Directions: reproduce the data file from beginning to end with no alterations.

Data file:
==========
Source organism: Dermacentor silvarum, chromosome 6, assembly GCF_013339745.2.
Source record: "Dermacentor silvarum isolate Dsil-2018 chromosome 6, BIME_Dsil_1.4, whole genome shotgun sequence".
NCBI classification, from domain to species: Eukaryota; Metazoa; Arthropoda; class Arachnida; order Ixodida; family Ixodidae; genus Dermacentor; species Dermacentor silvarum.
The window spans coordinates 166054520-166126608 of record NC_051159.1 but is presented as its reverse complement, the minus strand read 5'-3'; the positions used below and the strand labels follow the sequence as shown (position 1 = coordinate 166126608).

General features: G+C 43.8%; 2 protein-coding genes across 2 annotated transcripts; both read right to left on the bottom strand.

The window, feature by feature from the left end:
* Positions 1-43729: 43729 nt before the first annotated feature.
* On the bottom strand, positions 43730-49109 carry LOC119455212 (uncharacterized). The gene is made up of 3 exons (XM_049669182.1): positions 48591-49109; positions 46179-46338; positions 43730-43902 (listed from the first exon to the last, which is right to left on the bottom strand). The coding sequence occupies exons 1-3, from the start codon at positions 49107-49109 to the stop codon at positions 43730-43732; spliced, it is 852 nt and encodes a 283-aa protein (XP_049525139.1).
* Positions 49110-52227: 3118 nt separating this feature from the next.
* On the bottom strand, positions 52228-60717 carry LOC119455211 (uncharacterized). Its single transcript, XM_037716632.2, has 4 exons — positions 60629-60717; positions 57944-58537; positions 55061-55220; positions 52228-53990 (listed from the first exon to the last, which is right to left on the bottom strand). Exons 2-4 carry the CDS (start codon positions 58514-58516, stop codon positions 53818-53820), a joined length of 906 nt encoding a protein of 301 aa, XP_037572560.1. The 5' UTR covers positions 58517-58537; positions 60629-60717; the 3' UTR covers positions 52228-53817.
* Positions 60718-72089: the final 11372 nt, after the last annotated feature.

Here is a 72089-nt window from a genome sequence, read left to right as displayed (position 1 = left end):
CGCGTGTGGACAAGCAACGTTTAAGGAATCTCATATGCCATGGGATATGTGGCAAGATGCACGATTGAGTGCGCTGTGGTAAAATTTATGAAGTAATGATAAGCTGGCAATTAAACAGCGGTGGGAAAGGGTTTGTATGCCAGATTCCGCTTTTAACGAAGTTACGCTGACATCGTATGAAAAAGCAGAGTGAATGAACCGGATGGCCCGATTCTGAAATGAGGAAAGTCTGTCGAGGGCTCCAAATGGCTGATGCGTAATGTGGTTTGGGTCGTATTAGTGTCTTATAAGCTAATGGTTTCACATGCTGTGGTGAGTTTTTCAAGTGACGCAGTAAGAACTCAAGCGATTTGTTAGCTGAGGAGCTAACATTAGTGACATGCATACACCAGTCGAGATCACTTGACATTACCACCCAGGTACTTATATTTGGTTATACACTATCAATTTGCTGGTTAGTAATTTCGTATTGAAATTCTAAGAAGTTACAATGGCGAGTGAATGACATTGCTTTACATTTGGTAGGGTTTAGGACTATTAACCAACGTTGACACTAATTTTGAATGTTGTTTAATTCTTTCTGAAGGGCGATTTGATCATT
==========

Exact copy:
Source organism: Dermacentor silvarum, chromosome 6, assembly GCF_013339745.2.
Source record: "Dermacentor silvarum isolate Dsil-2018 chromosome 6, BIME_Dsil_1.4, whole genome shotgun sequence".
NCBI classification, from domain to species: Eukaryota; Metazoa; Arthropoda; class Arachnida; order Ixodida; family Ixodidae; genus Dermacentor; species Dermacentor silvarum.
The window spans coordinates 166054520-166126608 of record NC_051159.1 but is presented as its reverse complement, the minus strand read 5'-3'; the positions used below and the strand labels follow the sequence as shown (position 1 = coordinate 166126608).

General features: G+C 43.8%; 2 protein-coding genes across 2 annotated transcripts; both read right to left on the bottom strand.

The window, feature by feature from the left end:
* Positions 1-43729: 43729 nt before the first annotated feature.
* On the bottom strand, positions 43730-49109 carry LOC119455212 (uncharacterized). The gene is made up of 3 exons (XM_049669182.1): positions 48591-49109; positions 46179-46338; positions 43730-43902 (listed from the first exon to the last, which is right to left on the bottom strand). The coding sequence occupies exons 1-3, from the start codon at positions 49107-49109 to the stop codon at positions 43730-43732; spliced, it is 852 nt and encodes a 283-aa protein (XP_049525139.1).
* Positions 49110-52227: 3118 nt separating this feature from the next.
* On the bottom strand, positions 52228-60717 carry LOC119455211 (uncharacterized). Its single transcript, XM_037716632.2, has 4 exons — positions 60629-60717; positions 57944-58537; positions 55061-55220; positions 52228-53990 (listed from the first exon to the last, which is right to left on the bottom strand). Exons 2-4 carry the CDS (start codon positions 58514-58516, stop codon positions 53818-53820), a joined length of 906 nt encoding a protein of 301 aa, XP_037572560.1. The 5' UTR covers positions 58517-58537; positions 60629-60717; the 3' UTR covers positions 52228-53817.
* Positions 60718-72089: the final 11372 nt, after the last annotated feature.

Here is a 72089-nt window from a genome sequence, read left to right as displayed (position 1 = left end):
CGCGTGTGGACAAGCAACGTTTAAGGAATCTCATATGCCATGGGATATGTGGCAAGATGCACGATTGAGTGCGCTGTGGTAAAATTTATGAAGTAATGATAAGCTGGCAATTAAACAGCGGTGGGAAAGGGTTTGTATGCCAGATTCCGCTTTTAACGAAGTTACGCTGACATCGTATGAAAAAGCAGAGTGAATGAACCGGATGGCCCGATTCTGAAATGAGGAAAGTCTGTCGAGGGCTCCAAATGGCTGATGCGTAATGTGGTTTGGGTCGTATTAGTGTCTTATAAGCTAATGGTTTCACATGCTGTGGTGAGTTTTTCAAGTGACGCAGTAAGAACTCAAGCGATTTGTTAGCTGAGGAGCTAACATTAGTGACATGCATACACCAGTCGAGATCACTTGACATTACCACCCAGGTACTTATATTTGGTTATACACTATCAATTTGCTGGTTAGTAATTTCGTATTGAAATTCTAAGAAGTTACAATGGCGAGTGAATGACATTGCTTTACATTTGGTAGGGTTTAGGACTATTAACCAACGTTGACACTAATTTTGAATGTTGTTTAATTCTTTCTGAAGGGCGATTTGATCATT